Presentation on theme: " Gases are fluids ◦ Fluids are any substance that flows Gases are highly compressible ◦ Example: Tire pressure Gases completely fill containers "— Presentation transcript:
Gases are fluids ◦ Fluids are any substance that flows Gases are highly compressible ◦ Example: Tire pressure Gases completely fill containers Gases have lower densities than liquids and solids
KMT describes the motion of the particles ◦ Particles have the same motion as billiard balls /GasLaw/GLP.htm
Assumptions: ◦ Gas molecules are in constant, random motion ◦ Gas molecules are separated by large distances ◦ Gas molecules have no attractive/repulsive forces ◦ Collisions are considered to be perfectly elastic ( no energy is lost )
Temperature and energy of gases are directly proportional ◦ As the temperature increases, kinetic energy of the molecules increases ◦ As temperature decreases, kinetic energy will also decrease
At sea level, the standard gas pressure is 1 atmosphere Pressure is the force exerted by gas molecules Standard Temperature and Pressure (STP) is equal to 1 atm and 0 °C. Note:1 ATM is measured from the surface of the ocean (sea level) to the top of the sky (stratosphere)
Atmosphere ( atm) Torr / millimeter of mercury mm Hg Pounds per square inch (psi) Pascal of kilo Pascal (Pa or kPa) Conversions vs. 1 ATM 760 mm Hg or Torr 14.7 psi kPa
Convert 72.7 atmospheres (atm) into kilopascals (kPa) Convert 31.2 psi to ATM
Variables in Gas Equations: ◦ P = Pressure (kPa or atm) ◦ V = Volume (L) ◦ T = Temperature (K) ◦ n = amount of gas (moles)
States that for a fixed amount of gas at constant temperature the volume of the gas is inversely proportional to the pressure of a gas Pressure Volume
Example Problem ◦ The pressure on 2.50 L of anesthetic gas changes from 105 kPa to 40.5 kPa. What will be the new volume if the temperature remains constant?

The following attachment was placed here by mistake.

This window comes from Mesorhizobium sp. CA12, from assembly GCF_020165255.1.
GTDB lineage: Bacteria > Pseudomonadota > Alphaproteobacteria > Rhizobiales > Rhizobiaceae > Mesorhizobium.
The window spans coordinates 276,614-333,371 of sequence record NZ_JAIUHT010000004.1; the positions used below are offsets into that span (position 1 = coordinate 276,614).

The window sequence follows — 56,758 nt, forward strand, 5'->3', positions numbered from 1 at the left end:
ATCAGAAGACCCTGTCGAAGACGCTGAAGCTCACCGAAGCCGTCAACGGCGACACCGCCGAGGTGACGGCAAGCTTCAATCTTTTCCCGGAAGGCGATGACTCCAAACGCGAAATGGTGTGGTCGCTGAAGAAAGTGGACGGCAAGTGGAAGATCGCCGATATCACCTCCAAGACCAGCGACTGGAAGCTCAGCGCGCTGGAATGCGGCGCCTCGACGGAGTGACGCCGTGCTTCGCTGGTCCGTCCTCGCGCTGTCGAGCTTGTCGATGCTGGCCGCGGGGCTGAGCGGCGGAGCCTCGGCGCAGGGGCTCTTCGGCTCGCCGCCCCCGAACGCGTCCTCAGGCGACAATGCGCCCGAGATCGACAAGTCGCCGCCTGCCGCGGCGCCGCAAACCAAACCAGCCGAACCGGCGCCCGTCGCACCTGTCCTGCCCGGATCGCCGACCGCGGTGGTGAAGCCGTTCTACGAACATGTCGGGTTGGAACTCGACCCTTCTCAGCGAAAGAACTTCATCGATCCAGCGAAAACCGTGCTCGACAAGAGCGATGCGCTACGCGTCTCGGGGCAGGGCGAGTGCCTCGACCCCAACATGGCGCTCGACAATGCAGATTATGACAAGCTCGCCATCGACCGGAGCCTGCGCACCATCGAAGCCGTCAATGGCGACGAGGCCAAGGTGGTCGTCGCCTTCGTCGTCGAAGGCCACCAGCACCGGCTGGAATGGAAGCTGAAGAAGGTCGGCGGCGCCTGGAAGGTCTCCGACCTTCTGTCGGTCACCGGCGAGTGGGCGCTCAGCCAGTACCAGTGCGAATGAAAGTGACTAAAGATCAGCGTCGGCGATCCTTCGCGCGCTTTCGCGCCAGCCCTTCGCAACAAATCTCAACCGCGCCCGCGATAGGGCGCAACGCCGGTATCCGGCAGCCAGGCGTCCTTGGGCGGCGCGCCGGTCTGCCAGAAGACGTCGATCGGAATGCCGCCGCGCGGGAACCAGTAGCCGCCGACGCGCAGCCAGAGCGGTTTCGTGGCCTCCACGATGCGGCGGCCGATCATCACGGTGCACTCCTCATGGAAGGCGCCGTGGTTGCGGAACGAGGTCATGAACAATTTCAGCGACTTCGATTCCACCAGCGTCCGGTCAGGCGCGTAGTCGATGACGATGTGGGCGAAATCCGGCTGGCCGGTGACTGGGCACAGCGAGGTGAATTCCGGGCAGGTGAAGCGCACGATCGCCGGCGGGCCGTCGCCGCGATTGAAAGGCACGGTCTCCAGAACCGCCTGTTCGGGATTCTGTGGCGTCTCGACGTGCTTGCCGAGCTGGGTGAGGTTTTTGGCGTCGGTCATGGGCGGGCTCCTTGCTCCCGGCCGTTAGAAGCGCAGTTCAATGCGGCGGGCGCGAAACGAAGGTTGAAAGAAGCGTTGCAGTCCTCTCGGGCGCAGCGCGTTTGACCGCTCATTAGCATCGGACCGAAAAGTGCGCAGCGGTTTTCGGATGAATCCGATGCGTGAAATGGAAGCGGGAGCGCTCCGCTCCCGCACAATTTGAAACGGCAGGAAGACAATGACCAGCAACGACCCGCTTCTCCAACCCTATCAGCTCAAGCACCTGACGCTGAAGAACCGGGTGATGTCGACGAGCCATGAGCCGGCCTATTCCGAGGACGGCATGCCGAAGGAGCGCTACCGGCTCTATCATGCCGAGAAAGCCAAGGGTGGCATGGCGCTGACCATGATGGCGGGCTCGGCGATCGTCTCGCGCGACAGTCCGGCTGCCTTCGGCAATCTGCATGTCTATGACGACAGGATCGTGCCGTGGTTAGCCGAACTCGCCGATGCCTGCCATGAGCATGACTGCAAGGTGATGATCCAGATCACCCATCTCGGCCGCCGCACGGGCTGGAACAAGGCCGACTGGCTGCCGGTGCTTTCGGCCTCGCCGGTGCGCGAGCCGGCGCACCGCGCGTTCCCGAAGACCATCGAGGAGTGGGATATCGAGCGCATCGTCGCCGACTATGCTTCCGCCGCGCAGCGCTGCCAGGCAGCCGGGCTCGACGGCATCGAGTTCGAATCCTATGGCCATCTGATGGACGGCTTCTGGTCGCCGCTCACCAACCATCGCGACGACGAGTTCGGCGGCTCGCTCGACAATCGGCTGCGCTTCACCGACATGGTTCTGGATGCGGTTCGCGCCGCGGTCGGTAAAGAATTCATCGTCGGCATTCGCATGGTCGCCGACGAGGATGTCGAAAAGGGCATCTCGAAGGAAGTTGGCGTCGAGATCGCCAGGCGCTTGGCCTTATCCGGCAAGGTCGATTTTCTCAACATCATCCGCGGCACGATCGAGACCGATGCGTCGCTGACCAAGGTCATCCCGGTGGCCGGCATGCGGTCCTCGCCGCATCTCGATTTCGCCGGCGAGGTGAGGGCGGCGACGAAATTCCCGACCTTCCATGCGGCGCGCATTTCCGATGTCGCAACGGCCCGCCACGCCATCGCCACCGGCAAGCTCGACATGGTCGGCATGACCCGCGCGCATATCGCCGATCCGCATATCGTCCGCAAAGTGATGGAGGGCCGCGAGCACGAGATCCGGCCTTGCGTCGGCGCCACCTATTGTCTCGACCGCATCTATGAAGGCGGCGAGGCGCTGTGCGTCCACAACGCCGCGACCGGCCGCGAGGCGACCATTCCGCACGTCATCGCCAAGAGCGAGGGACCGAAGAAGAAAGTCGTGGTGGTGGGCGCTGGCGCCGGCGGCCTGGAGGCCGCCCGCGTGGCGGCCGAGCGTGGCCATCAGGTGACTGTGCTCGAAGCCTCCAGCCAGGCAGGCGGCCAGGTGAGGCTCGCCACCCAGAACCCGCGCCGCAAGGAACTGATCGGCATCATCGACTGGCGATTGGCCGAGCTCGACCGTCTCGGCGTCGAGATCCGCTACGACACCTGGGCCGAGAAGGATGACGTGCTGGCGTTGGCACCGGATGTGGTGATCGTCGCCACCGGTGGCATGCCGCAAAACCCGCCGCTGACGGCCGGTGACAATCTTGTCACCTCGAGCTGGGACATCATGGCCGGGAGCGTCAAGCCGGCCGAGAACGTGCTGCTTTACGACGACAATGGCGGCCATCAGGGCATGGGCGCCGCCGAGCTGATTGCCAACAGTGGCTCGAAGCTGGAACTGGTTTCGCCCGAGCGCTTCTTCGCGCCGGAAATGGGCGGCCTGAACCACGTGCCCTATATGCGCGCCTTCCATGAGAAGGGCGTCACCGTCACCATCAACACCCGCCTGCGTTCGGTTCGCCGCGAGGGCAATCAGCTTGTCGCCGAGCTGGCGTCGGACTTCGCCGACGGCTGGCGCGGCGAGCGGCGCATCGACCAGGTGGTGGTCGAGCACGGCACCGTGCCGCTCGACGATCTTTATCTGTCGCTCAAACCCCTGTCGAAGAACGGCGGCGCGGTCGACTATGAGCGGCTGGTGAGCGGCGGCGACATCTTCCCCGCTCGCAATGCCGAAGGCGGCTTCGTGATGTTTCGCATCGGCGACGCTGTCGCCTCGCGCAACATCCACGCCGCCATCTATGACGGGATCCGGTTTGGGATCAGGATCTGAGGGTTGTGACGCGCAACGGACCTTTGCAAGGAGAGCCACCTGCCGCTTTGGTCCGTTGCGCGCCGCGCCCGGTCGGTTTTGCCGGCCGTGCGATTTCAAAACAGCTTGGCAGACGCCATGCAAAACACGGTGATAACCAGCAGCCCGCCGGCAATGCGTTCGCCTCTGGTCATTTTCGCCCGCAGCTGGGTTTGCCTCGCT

Example Problem ◦ A high-altitude balloon contains 30.0 L of helium gas at 103 kPa. As the balloon rises, you record a new volume of 35.0 L. What is the atmospheric pressure in kPa? (Assume constant temperature)
States that the volume of a gas is directly proportional to the Kelvin temperature if the pressure remains constant Volume Temperature
Example Problem ◦ The air in a hot air balloon has a volume of L at 30.0°C (303 K). What will the volume be if the temperature is raised to °C (393 K)?
Example Problem ◦ An aerosol can has a volume of 3.00 x 10 2 mL at 150.0°C is heated until its volume is 6.00 x 10 2 mL. What is the new temperature (in K) of the gas if pressure remains constant?
States that the pressure of a gas is directly proportional to the Kelvin temperature if the volume remains constant Pressure Temperature
Example Problem ◦ The gas left in a used aerosol can is at a pressure of 103 kPa at 25 ° C. If this can is thrown onto a fire, what is the pressure of the gas when its temperature reaches 928 ° C?
Example Problem ◦ A sealed cylinder of gas contains nitrogen gas at 1.00 x 10 3 kPa pressure and a temperature of 20.0 ° C. The cylinder is left in the sun, and the temperature of the gas increases to 50.0 ° C. What is the new pressure in the cylinder?
A single equation that combines all the gas laws:
Example Problem ◦ A gas takes up a volume of 17 liters, has a pressure of 2.3 atm, and a temperature of 299 K. If I raise the temperature to 350 K and lower the pressure to 1.5 atm, what is the new volume of the gas?
Relates the gas laws and the amount of gas Requires the gas constant, R ◦ R can be a different number depending on the units
Example Problem ◦ A container of 3.0 L of nitrogen (N 2 ) is at a pressure of 4.5 x 10 2 kPa and a temperature of 39 ° C. How many grams of N 2 are in the container?
Example Problem ◦ What pressure will be exerted by mol of a gas at 25.0 °C if it is contained in a L vessel?
Equal volumes of gases at the same temperature and pressure contain equal numbers of particles Due mainly to the large amount of empty space between particles ◦ From this, scientists have determined that 1 mol = 22.4 L at STP